Why COVID Could Lead to Stricter Tax Enforcement and What This Means for You


Never waste a good crisis. This is what the IRS and state and local tax departments are saying to themselves. As a taxpayer, you should be anxious as this could lead to tax filings receiving more scrutiny than most Americans are used to.

The reason is simple; the economic slowdown brought on by the lockdowns and the lingering pandemic has started to hit governments where it hurts most – tax revenues. As such, tax departments across the country are under increased pressure to find additional tax money. This might seem like a logical conclusion, but most taxpayers are not used to this level of stricter enforcement, and this could cause problems.

According to the Independent Commission for the Reform of International Corporate Taxation, the current economic crisis has created a unique opportunity for tax agencies across the world to reform their enforcement measures surround corporate and individual taxes.  The commission includes members of parliament, government agencies, and academics from around the world, and it looks at tax issues that could impact the global business environment.

In the recently released, “The Global Pandemic, Sustainable Economic Recovery, and International Taxation” the commission called on governments to increase enforcement measures, including cracking down on tax havens, as a means to ensure that tax revenues do not fall to levels that would severely impact government services in the future.

This is a genuine fear as the wave of lockdowns earlier this year ground many of the largest economies to a halt. Consequently, tax revenues cratered at the time that governments needed to mobilize a public health response to the crisis.


The falling revenues and increase in expenses mean that most governments are facing exploding deficits. As such, the only tool governments must address this issue is to increase taxes – especially as the continuing pandemic makes it challenging to cut programs.

However, this creates a problem as the millions of newly unemployed and the growing number of closing businesses mean that raising taxes would be an unpopular measure. As such, tax agencies are focusing on enforcement to increase revenues.

In the U.S., this means that individuals and small businesses are likely to face an increased audit risk in the coming years. As such, taxpayers are already reaching out to a tax attorney to find out the best way to structure or restructure their taxes so that they will be able to withstand the increased scrutiny.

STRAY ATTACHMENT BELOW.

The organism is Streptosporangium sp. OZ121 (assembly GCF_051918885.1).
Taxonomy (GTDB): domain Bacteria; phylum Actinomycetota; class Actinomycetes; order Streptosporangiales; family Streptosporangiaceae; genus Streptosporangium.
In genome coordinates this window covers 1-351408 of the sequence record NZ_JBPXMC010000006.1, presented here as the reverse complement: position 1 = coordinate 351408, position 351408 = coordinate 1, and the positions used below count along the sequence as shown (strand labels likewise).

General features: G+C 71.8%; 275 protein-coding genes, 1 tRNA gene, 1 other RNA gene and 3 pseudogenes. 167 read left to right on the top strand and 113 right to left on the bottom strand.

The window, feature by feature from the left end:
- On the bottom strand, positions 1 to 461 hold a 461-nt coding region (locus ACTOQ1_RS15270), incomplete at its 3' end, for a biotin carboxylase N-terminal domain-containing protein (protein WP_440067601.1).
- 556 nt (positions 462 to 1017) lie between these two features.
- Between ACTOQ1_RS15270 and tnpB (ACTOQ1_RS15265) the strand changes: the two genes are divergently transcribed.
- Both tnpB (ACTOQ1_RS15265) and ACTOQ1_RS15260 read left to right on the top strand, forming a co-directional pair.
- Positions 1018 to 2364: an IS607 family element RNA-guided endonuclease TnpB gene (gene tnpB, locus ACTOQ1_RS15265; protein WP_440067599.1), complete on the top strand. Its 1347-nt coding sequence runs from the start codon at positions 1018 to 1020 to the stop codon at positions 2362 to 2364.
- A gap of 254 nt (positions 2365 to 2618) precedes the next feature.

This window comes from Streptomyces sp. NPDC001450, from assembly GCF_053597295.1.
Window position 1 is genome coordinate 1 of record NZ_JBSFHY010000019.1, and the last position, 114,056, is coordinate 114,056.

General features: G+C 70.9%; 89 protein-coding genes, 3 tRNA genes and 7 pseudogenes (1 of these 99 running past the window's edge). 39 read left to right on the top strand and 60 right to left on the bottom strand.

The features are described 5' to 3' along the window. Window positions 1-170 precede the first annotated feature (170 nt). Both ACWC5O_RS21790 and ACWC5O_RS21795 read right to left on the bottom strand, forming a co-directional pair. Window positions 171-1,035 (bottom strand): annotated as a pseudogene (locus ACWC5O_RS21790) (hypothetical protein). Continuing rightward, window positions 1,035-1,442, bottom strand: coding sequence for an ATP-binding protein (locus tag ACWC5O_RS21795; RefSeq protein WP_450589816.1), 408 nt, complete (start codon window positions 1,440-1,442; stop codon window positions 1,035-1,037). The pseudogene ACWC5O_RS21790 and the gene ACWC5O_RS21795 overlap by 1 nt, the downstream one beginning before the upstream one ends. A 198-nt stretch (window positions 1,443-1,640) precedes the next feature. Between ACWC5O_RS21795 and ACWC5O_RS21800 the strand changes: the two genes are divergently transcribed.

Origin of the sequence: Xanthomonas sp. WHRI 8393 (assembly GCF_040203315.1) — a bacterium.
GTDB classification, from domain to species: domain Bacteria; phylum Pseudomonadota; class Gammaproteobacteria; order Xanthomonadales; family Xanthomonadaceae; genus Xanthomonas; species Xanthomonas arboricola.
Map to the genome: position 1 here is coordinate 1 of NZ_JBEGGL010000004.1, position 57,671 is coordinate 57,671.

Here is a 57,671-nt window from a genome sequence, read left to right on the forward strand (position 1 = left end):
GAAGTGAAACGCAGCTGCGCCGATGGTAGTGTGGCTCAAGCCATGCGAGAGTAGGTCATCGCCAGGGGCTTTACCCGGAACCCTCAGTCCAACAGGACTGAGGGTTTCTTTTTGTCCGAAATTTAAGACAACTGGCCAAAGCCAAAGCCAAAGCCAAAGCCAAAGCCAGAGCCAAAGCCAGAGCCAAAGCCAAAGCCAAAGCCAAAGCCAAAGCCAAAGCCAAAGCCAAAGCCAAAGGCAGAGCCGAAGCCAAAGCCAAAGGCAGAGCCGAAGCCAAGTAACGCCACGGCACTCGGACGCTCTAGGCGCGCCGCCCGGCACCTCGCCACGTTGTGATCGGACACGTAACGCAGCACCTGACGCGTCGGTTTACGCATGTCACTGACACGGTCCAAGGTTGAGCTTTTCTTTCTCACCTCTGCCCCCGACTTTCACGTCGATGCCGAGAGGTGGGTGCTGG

This is important as tax liens, and other penalties can cripple many taxpayers, even in good times. Sadly, many people find this out the hard way as they wait until their bank accounts are frozen, or their wages are garnished.

What many people do not get is that it does not always need to end like this. In fact, the IRS, and other tax agencies, are not infallible. They do make mistakes, and this can work to your advantage. In fact, these agencies have also been impacted by COVID, and as such, agents are facing increased workloads, and this can make it easier to settle a dispute.

But you do not want to take this for granted. Instead, your focus should be on the to make sure your affairs are in order as the likelihood that the IRS and state tax agencies will adjust their algorithms to search for audit candidates has increased.

Beyond your income taxes, you should also expect that property taxes will become stricter. This means that late payments will be more likely to be fined, and assessments might be increased so that local governments can make up for budget shortfalls.

As such, you should appeal of your property taxes when the bill is delivered, as this is the best way to save money – if possible. Keep in mind. If you do appeal your property tax bill, you will need to do your homework to make sure you have the information required to make your case successfully. If not, then you could end up paying even more.

To conclude, COVID has not only changed our lives, but it is also changing how we are taxed. Governments are seeking massive shortfalls, and as such, they are likely to increase their enforcement efforts, and this means that the audit risk for many taxpayers has increased.

While you are at risk, you do not need to take on the taxman by yourself. Instead, seek out professional advice to help prepare your case and position you to win.  Doing so will save you the hassle and expense of dealing with tax liens and penalties.